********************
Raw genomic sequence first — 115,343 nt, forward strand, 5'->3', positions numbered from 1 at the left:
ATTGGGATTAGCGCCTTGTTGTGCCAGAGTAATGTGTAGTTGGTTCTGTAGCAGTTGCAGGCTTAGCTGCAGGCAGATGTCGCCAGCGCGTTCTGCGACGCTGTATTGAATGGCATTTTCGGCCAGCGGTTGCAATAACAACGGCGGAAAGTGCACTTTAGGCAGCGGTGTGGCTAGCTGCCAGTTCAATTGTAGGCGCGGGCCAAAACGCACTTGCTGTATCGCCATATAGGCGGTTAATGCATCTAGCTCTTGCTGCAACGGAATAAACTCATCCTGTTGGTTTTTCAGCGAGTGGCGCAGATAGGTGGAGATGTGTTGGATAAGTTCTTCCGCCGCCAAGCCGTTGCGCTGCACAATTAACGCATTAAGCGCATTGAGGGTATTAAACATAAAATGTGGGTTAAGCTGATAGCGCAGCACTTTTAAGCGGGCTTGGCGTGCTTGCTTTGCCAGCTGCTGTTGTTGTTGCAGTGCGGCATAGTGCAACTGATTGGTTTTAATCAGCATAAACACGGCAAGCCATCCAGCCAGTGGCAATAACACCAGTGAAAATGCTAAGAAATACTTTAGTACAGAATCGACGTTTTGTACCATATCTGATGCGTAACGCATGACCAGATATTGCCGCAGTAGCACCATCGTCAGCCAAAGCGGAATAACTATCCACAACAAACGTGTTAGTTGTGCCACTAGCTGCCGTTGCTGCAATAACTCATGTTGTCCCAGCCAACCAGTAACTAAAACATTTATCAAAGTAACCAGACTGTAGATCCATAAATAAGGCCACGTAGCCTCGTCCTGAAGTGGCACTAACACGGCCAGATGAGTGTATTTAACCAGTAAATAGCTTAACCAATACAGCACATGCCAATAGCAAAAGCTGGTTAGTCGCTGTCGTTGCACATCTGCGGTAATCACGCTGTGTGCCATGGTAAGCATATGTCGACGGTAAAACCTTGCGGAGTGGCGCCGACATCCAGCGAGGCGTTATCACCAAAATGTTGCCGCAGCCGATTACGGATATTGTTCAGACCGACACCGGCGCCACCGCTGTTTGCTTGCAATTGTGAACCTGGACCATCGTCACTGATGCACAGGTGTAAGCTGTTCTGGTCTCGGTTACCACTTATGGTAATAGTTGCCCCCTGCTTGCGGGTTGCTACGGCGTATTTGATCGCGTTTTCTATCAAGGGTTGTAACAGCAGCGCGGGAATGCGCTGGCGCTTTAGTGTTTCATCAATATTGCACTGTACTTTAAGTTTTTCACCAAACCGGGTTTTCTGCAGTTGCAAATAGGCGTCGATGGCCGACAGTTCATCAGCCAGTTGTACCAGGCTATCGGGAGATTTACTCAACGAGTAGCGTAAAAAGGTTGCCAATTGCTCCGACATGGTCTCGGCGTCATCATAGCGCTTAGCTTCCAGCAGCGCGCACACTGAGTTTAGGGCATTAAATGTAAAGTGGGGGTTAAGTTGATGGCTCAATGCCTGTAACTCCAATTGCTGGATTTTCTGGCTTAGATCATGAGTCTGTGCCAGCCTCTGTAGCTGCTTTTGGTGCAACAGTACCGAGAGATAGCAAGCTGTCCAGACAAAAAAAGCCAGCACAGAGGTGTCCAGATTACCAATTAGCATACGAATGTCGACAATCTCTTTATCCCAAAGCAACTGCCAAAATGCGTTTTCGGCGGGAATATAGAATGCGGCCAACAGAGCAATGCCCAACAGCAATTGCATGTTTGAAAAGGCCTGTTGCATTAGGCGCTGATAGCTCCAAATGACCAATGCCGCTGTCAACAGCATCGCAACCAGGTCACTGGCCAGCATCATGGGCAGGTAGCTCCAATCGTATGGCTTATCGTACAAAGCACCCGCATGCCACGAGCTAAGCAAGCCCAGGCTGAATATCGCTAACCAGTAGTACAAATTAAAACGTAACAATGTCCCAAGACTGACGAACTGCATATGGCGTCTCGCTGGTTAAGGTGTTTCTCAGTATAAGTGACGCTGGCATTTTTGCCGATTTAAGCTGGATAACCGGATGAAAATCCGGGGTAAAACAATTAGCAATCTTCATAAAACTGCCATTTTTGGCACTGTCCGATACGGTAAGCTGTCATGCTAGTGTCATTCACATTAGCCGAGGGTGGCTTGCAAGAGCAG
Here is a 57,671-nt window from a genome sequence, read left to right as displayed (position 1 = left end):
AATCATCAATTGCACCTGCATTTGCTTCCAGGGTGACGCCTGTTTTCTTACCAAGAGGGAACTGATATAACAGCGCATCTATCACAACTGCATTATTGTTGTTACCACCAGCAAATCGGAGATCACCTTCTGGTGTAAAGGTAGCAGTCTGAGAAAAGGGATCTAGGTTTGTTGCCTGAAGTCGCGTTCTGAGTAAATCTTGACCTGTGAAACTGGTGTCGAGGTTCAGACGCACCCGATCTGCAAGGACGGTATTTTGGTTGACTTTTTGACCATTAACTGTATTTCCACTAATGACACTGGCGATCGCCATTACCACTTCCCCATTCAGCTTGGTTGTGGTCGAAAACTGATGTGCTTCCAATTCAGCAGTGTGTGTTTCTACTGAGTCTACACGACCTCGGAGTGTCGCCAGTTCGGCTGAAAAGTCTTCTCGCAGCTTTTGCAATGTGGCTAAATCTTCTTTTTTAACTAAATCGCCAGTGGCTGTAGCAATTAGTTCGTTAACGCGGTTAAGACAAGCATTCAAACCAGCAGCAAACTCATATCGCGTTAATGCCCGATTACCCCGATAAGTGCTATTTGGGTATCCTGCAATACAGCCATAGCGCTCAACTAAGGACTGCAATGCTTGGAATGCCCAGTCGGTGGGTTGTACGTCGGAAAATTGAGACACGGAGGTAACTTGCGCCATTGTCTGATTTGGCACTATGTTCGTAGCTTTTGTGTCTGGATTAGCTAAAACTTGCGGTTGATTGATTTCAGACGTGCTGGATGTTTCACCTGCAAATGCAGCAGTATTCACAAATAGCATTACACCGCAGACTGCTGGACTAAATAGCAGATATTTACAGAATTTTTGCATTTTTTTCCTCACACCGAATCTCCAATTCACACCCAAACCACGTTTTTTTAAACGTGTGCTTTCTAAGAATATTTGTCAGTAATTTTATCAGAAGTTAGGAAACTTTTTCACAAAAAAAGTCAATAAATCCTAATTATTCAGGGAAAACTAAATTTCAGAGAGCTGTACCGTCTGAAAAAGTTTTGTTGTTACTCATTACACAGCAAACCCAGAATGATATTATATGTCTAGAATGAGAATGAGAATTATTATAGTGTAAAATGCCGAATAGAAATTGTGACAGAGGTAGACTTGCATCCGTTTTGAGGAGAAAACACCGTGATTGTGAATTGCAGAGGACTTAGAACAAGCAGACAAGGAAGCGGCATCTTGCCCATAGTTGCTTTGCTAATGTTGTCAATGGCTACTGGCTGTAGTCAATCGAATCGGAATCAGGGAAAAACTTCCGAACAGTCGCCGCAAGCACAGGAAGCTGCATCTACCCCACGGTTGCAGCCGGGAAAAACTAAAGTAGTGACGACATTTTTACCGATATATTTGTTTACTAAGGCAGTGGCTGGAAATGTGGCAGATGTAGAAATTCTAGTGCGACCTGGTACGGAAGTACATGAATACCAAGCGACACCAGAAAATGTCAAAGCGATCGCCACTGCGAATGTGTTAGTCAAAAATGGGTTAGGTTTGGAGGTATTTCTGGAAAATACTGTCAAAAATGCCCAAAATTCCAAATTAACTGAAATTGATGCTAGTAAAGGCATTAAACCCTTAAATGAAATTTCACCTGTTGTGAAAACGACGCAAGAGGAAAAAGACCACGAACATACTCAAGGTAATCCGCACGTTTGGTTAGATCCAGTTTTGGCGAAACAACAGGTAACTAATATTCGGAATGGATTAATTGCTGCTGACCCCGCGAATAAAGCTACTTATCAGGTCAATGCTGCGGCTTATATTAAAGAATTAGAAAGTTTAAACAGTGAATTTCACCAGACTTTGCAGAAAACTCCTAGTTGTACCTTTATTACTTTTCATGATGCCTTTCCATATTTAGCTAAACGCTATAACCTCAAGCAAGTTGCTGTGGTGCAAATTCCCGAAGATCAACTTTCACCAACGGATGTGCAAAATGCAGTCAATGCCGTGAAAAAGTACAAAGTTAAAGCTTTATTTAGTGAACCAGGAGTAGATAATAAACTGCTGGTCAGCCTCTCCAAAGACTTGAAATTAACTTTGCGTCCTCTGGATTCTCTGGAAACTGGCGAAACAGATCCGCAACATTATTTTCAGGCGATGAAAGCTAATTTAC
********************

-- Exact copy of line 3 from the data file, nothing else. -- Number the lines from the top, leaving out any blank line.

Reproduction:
Here is a 57,671-nt window from a genome sequence, read left to right as displayed (position 1 = left end):